As the author of outstanding biographies of Charles Fourier and Victor Considerant, Beecher is an authority on 19th-century French intellectual life. He is also a sharp observer whose writing fizzes with thoughts. He brings not just the persons but also the books of his writers to life, illuminating their structure and demonstrating their power as a way of making sense of the world. Readers of his earlier work will recognise these features of his technique, but they are particularly effective for this revolution, with all its dissonant polyvocality.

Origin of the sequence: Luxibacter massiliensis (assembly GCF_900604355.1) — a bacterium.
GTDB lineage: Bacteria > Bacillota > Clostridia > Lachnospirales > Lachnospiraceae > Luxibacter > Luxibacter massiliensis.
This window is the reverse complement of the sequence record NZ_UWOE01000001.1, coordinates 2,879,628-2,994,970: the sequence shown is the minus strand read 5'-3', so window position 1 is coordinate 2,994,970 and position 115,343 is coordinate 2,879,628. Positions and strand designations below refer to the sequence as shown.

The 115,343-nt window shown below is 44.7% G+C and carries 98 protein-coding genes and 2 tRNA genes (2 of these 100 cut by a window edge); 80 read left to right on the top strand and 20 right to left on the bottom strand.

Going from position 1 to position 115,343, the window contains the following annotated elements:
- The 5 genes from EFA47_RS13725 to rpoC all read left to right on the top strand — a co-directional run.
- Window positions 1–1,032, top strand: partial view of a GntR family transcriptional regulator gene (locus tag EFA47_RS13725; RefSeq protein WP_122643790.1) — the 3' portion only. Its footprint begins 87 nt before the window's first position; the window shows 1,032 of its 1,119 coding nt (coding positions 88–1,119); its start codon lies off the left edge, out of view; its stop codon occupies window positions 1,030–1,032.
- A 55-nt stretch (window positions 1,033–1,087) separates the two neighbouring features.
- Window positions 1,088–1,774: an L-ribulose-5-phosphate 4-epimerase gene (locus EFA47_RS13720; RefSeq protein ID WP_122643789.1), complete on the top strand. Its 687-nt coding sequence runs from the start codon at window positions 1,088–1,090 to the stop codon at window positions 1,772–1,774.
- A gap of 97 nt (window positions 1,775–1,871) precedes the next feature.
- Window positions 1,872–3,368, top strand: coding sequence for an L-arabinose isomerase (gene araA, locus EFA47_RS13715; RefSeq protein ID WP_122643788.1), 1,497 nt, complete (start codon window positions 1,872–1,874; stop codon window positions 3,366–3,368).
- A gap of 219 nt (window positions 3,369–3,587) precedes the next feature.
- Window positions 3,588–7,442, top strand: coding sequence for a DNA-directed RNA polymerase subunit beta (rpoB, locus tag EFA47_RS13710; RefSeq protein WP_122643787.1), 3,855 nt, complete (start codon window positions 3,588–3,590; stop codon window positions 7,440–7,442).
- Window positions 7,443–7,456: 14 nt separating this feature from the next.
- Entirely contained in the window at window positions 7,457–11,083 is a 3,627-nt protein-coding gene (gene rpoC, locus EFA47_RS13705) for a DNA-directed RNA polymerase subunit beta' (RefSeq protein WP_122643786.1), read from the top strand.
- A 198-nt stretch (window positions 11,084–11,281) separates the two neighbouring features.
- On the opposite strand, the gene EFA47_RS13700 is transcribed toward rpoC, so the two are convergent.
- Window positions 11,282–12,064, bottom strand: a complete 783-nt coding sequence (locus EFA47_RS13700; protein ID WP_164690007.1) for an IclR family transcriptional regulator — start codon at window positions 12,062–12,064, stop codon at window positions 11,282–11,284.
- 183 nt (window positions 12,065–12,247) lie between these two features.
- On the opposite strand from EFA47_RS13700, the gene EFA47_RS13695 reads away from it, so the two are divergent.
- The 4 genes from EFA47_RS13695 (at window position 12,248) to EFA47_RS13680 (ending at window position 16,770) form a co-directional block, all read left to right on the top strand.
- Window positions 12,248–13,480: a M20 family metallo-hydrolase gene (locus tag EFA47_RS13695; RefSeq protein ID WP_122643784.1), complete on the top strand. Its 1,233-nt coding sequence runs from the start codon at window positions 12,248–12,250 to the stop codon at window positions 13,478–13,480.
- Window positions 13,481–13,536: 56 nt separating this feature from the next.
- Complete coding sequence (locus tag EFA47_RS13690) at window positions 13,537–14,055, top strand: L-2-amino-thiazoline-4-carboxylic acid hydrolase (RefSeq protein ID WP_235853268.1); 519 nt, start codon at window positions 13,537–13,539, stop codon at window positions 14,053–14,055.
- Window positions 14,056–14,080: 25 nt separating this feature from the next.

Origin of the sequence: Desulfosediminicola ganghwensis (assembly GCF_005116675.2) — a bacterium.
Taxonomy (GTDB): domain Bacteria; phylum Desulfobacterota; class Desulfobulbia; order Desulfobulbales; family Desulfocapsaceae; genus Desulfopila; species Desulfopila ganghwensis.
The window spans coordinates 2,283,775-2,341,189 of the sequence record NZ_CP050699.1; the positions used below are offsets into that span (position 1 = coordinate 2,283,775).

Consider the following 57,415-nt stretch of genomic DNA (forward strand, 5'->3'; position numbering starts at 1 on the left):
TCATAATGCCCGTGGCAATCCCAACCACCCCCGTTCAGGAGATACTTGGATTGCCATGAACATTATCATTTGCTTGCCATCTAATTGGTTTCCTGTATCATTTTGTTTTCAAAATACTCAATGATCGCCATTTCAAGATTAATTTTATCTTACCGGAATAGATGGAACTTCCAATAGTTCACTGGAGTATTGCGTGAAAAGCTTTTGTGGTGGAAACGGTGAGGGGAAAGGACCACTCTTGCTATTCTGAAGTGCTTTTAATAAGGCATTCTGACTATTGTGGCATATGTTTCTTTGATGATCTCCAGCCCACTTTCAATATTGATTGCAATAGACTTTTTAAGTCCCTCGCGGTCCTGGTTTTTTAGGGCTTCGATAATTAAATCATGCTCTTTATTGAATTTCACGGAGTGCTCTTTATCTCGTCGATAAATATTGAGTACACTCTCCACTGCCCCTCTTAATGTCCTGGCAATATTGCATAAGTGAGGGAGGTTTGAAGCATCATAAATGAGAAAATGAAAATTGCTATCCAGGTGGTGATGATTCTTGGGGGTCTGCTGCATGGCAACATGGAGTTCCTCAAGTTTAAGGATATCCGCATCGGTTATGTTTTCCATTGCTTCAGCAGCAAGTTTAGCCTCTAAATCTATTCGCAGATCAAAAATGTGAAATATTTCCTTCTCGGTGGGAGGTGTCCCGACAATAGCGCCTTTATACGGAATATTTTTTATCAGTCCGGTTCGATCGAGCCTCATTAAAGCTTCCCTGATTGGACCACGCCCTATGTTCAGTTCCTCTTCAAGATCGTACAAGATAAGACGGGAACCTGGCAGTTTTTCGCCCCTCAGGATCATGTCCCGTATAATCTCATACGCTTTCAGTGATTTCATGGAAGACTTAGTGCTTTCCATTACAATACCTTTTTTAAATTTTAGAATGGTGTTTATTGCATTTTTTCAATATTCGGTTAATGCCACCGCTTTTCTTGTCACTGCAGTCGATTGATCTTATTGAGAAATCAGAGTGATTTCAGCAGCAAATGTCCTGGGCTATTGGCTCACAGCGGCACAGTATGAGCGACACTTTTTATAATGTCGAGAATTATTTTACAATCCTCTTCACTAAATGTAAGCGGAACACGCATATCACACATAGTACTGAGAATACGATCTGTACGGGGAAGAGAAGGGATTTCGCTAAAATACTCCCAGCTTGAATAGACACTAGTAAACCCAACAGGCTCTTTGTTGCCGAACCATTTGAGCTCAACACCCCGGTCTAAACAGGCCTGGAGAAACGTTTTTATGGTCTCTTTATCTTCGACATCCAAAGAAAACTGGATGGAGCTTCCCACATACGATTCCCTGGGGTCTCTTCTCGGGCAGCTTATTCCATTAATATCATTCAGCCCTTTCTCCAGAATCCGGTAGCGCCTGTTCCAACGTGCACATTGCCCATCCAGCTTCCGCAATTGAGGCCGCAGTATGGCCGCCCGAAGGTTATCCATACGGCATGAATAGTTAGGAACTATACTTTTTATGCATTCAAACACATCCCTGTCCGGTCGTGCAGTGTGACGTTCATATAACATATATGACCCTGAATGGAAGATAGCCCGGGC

Beecher’s nine writers include some of the commanding figures of the pre-1848 literary and political scene in Paris. And yet, in the course of that year, they all became observers of a convulsion they struggled to understand. The problem is not that we need to look elsewhere to find the true leaders of the February Revolution of 1848. It is rather that there were no leaders. For many years, the police authorities in Paris and across Europe had been preparing for a conspiratorial insurrection led by committed, full-time revolutionaries. They were waiting for the wrong revolution. The hardened radicals of the Parisian leftist underground were as surprised by the upheaval as everybody else. They, too, struggled to stay abreast of the events. In 1848, it was the revolution that made revolutionaries, not the other way around.